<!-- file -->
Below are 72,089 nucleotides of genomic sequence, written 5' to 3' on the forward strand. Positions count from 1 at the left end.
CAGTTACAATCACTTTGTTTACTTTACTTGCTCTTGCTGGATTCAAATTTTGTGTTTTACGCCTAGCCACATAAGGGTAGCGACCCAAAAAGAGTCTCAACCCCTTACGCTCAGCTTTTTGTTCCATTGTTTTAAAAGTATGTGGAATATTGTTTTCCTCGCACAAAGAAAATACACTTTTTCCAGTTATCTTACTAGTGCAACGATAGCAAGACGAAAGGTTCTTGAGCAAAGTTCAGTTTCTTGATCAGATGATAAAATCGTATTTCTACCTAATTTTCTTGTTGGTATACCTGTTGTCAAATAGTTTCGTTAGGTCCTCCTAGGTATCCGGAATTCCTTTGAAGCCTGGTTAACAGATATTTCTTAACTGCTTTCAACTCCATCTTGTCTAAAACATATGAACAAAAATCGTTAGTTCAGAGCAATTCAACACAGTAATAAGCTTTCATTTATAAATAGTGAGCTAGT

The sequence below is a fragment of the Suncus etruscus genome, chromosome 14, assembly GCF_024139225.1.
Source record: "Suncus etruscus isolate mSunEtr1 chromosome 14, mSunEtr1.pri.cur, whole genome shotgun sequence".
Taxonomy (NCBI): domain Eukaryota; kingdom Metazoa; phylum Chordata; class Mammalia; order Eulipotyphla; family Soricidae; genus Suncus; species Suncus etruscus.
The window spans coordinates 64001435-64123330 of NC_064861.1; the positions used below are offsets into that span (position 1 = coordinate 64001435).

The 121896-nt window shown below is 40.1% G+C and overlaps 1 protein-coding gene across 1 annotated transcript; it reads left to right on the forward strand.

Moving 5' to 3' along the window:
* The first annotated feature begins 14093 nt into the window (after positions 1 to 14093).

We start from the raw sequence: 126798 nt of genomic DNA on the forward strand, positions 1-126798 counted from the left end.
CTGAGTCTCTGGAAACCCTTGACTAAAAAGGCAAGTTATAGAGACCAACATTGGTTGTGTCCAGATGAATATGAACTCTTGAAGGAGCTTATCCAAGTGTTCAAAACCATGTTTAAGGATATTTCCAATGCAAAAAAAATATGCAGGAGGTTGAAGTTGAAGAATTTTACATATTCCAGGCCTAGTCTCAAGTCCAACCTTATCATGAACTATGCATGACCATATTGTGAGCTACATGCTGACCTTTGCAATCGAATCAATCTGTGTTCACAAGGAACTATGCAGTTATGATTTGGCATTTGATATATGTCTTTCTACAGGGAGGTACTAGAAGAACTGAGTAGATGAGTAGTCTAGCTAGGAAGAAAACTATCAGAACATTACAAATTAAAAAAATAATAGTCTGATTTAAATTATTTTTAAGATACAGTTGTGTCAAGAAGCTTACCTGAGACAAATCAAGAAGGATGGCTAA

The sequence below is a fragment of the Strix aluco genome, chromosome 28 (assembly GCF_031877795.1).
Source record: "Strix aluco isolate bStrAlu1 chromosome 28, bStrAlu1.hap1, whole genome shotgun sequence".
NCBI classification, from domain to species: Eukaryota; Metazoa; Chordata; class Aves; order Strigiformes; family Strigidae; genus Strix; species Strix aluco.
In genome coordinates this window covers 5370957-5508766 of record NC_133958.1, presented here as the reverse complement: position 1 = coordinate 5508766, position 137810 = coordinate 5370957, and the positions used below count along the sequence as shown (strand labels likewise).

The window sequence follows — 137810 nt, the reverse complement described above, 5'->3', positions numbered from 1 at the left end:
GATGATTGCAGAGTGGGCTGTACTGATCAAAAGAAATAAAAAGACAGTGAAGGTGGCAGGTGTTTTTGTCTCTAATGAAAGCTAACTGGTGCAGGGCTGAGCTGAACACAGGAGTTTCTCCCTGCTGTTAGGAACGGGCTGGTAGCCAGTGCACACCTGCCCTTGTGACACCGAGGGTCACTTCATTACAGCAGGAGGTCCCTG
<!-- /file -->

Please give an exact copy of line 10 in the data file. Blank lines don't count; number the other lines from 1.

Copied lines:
We start from the raw sequence: 126798 nt of genomic DNA on the forward strand, positions 1-126798 counted from the left end.